He apparently had trouble with some of the older kids every once in a while. One story has it that he took revenge on someone who was harassing him by climbing a tree, then peeing on the person when he passed underneath. On another occasion two youths tried to bully him, but they gave up in disgust when they could not force him to cry. Kondo himself was never cruel to younger children and when he would steal persimmons he would divide any leftovers up among them.
Sometime after joining the Shieikan, an intruder broke into the Miyagawa home and tried to take some valuable item. Kondo took the lead even though he was the youngest. The brothers ambushed the thief when he was on his way out and caused him to drop the object he was trying to steal. When his brother would have gone in pursuit of the man, Kondo stopped him by pointing out that they had the item back and pursuit would be dangerous.
Martial Skills –
Ryu – Tennen Rishin Ryu
Rank – Tennen Rishin Ryu Shihan (Teacher)
Teacher – Kondo Shusuke, Shieikan dojo [Ichigaya, Shinjuku Ward, Tokyo]
Along with his two brothers, Kondo became a disciple of Tennen Rishin Ryu on November 11, 1848 [December 6, 1848] at age 15 . He was very enthusiastic about practicing and learned quickly. Kondo Shusuke soon noted both his skill and temperament. After hearing about the incident with the thief from their father, Shusuke was sufficiently impressed to make the boy his successor.
Miyagawa Katsugoro was adopted into the Kondo family on October 19, 1849 and took the name Kondo Isami. By August 27, 1861 [October 1, 1861] a field match was held at Yasaka Shrine to celebrate his succession to the head of the Shieikan dojo, making him the fourth generation master of the school.
Teaching had never been limited to just the dojo. Kondo traveled throughout the countryside to give lessons. Both Kojima Shikanosuke and Sato Hikogoro had dojo in their homes for this purpose and it was on one of these visits that he first met Hijikata Toshizo. The two soon formed a friendship that would last for the rest of their lives.
Swordsmanship was not the only thing taught at the Shieikan. Kojima Shikanosuke was known to come there to teach calligraphy to the students. There also seems to be mention of spear and jujutsu being taught as well.
Kondo had a black training robe with a human skull embroidered in white on the back. It was said he wore this to show his determination as a swordsman. The jacket is now on display at the Kojima house.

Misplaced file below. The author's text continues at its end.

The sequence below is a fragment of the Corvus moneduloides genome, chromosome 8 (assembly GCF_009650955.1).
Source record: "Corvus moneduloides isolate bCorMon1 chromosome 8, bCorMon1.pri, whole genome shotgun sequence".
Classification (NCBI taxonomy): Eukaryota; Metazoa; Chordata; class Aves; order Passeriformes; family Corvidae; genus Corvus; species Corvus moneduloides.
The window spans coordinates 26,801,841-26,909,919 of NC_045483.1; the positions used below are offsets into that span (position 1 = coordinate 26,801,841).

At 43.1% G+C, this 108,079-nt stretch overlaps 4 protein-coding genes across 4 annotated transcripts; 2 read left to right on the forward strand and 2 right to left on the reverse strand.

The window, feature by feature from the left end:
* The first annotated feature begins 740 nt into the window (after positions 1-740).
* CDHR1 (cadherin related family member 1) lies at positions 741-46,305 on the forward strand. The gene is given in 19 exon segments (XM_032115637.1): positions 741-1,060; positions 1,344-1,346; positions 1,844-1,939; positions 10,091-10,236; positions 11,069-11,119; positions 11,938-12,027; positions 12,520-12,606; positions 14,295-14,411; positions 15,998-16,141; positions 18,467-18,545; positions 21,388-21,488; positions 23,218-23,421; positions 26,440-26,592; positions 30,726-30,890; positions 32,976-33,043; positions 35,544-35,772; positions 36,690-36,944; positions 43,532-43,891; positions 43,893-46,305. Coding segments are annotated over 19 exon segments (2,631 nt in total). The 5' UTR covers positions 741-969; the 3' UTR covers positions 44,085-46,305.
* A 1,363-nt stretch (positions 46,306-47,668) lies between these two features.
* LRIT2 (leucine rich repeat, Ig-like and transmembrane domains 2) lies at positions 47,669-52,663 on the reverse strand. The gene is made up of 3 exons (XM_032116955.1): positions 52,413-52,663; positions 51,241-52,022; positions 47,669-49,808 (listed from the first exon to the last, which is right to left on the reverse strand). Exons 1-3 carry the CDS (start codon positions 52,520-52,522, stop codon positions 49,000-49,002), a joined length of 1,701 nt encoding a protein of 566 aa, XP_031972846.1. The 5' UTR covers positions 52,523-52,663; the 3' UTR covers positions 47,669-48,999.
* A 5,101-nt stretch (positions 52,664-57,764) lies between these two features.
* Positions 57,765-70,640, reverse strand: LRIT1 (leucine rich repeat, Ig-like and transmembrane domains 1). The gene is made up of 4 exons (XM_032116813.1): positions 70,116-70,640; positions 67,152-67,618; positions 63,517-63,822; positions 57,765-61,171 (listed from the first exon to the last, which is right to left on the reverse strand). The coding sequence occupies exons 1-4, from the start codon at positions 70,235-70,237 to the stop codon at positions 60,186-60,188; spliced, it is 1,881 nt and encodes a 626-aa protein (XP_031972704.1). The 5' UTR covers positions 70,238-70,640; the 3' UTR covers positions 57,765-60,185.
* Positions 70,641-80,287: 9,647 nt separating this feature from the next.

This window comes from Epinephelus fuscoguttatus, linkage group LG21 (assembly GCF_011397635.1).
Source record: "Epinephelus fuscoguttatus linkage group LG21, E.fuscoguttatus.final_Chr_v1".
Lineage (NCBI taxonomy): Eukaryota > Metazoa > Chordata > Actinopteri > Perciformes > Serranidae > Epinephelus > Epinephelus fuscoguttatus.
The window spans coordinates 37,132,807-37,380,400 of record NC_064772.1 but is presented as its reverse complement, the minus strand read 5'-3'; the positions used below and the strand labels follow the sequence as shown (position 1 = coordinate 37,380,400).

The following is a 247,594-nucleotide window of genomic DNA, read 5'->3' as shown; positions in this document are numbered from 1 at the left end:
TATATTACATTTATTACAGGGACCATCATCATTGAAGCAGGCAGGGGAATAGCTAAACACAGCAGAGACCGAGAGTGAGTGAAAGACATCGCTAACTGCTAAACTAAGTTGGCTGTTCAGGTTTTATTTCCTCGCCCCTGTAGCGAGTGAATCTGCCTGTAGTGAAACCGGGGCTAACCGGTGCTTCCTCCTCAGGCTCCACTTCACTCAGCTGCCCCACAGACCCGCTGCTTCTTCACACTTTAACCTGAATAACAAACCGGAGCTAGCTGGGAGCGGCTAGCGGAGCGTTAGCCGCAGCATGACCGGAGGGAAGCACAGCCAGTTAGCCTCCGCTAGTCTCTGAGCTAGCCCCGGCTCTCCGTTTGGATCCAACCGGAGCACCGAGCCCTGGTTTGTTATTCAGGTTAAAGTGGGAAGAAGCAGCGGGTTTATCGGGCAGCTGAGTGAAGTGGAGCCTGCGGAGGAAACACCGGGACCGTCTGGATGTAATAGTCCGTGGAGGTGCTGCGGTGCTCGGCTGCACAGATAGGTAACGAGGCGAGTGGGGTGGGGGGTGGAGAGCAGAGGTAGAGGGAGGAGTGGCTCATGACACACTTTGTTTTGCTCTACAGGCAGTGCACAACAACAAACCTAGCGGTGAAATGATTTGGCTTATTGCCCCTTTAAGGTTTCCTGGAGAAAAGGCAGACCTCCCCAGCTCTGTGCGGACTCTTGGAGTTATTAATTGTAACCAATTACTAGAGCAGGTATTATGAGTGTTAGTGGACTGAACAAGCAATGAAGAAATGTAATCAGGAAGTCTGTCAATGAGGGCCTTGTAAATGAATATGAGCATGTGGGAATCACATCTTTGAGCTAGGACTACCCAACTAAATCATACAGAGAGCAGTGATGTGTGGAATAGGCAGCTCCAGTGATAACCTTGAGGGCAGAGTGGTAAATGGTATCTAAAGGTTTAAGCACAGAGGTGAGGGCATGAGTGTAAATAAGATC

His favorite technique was called “Ryubi no Ken”. (“A dragon attacks with his tail when his head is attacked and attacks with his head when his tail is attacked.”) When an opponent raised his sword in the “jodan” stance (an offensive position), Kondo would lower the tip of his in the “gedan” stance (a defensive position with the sword point toward the other person’s knees) and turn his body to stay in “hanmi” (a position where the body is turned sideways in relation to the foe’s). When his opponent attacked, he would quickly raise his own sword to either break the other person’s blade or deflect the slash, then use the same momentum to immediately inflict a downwards stroke while they were unprotected.
Long Sword – Nagasone Kotetsu – 2’3″5
Legend has it that Kondo owned a blade made by Kotetsu, one of the thirty-one greatest swordsmiths, who lived during the 17th century. The story goes that he stopped a robber at the famous Konoike shop in Osaka. In gratitude, the owner gave the sword to Kondo as a gift.
However Kotetsu’s blades were sought after because they were known to perform well in “tameshigiri” tests. This was a process where cutting ability was tested on a human corpse, usually a criminal’s. The results would be inscribed onto the blade, but these could easily be forged. And even during Kotetsu’s lifetime people were making swords that they then attributed to him in order to charge a higher price.
According to Saito Hajime, Kondo’s sword was just such a forgery. As he told others years later, he himself had bought the blade at a secondhand shop called the Yotsuya because Kondo thought it resembled a Kotetsu. Saito gave it to him in order to thank him for lessons that he had received at the Shieikan, which incidently confirms that he was associated with the group long before they went to Kyoto. Even though he was well aware from the start that it was a fake, Kondo was very happy with the sword. As Saito described it, the blade had some sort of sculpture on the guard. There was also some sort of inscription (possibly a forged tameshigiri result) which had long before worn away.
There are a few who say that Kondo owned another sword called the Kiyomaru. This swordsmith was making blades around the time of the Bakumatsu.
Shinsengumi Years –
Was one of three Commanders of the “Mibu Roshi” when the group first formed in Mibu. Later he became the sole Commander of the group when Serizawa Kamo and others were eliminated.